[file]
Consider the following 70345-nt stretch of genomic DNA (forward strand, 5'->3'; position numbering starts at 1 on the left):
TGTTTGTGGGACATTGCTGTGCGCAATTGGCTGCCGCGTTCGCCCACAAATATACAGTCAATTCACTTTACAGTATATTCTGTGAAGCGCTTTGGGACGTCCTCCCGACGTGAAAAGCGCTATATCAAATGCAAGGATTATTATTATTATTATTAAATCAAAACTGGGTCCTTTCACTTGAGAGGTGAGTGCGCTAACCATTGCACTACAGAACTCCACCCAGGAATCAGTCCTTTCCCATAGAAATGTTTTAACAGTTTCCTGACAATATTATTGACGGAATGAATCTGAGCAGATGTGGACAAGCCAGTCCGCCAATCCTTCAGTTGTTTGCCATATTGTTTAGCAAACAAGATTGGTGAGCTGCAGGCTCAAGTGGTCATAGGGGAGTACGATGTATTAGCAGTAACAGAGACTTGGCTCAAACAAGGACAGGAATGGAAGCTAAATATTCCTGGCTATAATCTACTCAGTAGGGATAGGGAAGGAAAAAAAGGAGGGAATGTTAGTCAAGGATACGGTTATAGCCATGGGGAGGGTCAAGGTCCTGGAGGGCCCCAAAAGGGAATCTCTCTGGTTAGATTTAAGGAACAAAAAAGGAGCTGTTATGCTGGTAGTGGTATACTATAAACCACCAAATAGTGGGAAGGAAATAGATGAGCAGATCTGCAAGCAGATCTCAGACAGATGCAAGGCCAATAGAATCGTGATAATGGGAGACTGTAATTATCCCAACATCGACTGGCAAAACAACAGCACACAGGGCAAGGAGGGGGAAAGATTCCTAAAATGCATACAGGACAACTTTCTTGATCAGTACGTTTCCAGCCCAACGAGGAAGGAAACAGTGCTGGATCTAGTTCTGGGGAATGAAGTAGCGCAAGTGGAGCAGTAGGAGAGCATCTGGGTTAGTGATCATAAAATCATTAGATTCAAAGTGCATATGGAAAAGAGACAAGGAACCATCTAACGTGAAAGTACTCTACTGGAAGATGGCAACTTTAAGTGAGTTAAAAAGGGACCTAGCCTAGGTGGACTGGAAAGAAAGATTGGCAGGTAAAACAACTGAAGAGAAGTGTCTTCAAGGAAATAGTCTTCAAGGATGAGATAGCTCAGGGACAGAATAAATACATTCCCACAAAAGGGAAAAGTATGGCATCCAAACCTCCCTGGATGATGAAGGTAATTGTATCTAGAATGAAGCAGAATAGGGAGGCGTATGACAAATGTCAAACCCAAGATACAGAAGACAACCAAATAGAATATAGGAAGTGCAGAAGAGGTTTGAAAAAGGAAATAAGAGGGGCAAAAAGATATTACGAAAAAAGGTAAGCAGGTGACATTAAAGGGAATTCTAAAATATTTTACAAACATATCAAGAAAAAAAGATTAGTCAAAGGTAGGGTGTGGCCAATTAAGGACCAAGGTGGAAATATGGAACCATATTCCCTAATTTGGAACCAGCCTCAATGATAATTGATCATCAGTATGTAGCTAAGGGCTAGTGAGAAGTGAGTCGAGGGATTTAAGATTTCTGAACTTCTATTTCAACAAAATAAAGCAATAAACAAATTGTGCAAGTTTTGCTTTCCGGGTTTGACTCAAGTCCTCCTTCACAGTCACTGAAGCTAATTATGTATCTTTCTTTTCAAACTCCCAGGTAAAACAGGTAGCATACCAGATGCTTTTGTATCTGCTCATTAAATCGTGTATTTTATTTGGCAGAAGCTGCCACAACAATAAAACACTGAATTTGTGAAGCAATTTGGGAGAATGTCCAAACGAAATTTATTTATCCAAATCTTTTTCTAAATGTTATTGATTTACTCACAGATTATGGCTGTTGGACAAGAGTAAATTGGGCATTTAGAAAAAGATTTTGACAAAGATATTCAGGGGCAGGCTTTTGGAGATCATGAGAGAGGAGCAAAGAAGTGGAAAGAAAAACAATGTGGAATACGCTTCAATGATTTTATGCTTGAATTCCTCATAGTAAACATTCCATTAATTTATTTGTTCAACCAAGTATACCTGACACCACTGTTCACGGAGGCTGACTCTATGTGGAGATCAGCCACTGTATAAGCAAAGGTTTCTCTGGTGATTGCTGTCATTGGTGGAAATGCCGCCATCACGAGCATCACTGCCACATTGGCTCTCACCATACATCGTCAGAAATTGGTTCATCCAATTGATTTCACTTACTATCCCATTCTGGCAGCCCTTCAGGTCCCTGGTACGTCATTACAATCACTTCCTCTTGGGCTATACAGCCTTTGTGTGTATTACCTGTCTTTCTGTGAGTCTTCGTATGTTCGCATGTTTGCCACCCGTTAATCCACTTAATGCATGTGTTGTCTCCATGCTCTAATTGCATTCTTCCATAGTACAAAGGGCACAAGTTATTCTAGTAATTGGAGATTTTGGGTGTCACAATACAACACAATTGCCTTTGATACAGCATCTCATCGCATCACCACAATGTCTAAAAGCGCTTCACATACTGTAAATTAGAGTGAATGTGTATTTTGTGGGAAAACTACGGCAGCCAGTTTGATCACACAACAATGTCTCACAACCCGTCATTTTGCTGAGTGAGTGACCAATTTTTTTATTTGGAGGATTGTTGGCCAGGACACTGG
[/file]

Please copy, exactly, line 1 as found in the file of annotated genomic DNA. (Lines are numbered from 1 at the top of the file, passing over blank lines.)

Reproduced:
Consider the following 70345-nt stretch of genomic DNA (forward strand, 5'->3'; position numbering starts at 1 on the left):